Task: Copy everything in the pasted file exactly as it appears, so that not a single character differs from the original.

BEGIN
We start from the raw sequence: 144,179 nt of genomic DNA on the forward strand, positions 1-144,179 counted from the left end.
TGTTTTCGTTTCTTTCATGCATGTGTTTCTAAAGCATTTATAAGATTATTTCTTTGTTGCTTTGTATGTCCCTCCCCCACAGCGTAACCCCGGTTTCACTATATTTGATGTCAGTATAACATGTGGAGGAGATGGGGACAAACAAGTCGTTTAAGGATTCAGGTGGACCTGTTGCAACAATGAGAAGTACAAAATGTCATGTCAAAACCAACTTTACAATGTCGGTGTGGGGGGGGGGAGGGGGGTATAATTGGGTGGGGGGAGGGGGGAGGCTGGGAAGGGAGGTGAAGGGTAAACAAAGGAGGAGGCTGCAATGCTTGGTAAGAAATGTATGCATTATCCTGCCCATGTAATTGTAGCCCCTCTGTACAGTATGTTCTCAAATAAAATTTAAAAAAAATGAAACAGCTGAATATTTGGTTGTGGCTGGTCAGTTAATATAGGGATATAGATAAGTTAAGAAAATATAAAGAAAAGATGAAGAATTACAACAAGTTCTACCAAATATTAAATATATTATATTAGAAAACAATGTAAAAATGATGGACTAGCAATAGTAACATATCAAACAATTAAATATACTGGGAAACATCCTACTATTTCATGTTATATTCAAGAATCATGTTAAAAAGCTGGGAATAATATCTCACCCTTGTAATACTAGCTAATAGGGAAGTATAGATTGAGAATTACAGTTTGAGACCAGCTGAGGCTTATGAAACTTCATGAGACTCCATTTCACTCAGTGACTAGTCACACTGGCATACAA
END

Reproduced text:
We start from the raw sequence: 144,179 nt of genomic DNA on the forward strand, positions 1-144,179 counted from the left end.
TGTTTTCGTTTCTTTCATGCATGTGTTTCTAAAGCATTTATAAGATTATTTCTTTGTTGCTTTGTATGTCCCTCCCCCACAGCGTAACCCCGGTTTCACTATATTTGATGTCAGTATAACATGTGGAGGAGATGGGGACAAACAAGTCGTTTAAGGATTCAGGTGGACCTGTTGCAACAATGAGAAGTACAAAATGTCATGTCAAAACCAACTTTACAATGTCGGTGTGGGGGGGGGGAGGGGGGTATAATTGGGTGGGGGGAGGGGGGAGGCTGGGAAGGGAGGTGAAGGGTAAACAAAGGAGGAGGCTGCAATGCTTGGTAAGAAATGTATGCATTATCCTGCCCATGTAATTGTAGCCCCTCTGTACAGTATGTTCTCAAATAAAATTTAAAAAAAATGAAACAGCTGAATATTTGGTTGTGGCTGGTCAGTTAATATAGGGATATAGATAAGTTAAGAAAATATAAAGAAAAGATGAAGAATTACAACAAGTTCTACCAAATATTAAATATATTATATTAGAAAACAATGTAAAAATGATGGACTAGCAATAGTAACATATCAAACAATTAAATATACTGGGAAACATCCTACTATTTCATGTTATATTCAAGAATCATGTTAAAAAGCTGGGAATAATATCTCACCCTTGTAATACTAGCTAATAGGGAAGTATAGATTGAGAATTACAGTTTGAGACCAGCTGAGGCTTATGAAACTTCATGAGACTCCATTTCACTCAGTGACTAGTCACACTGGCATACAA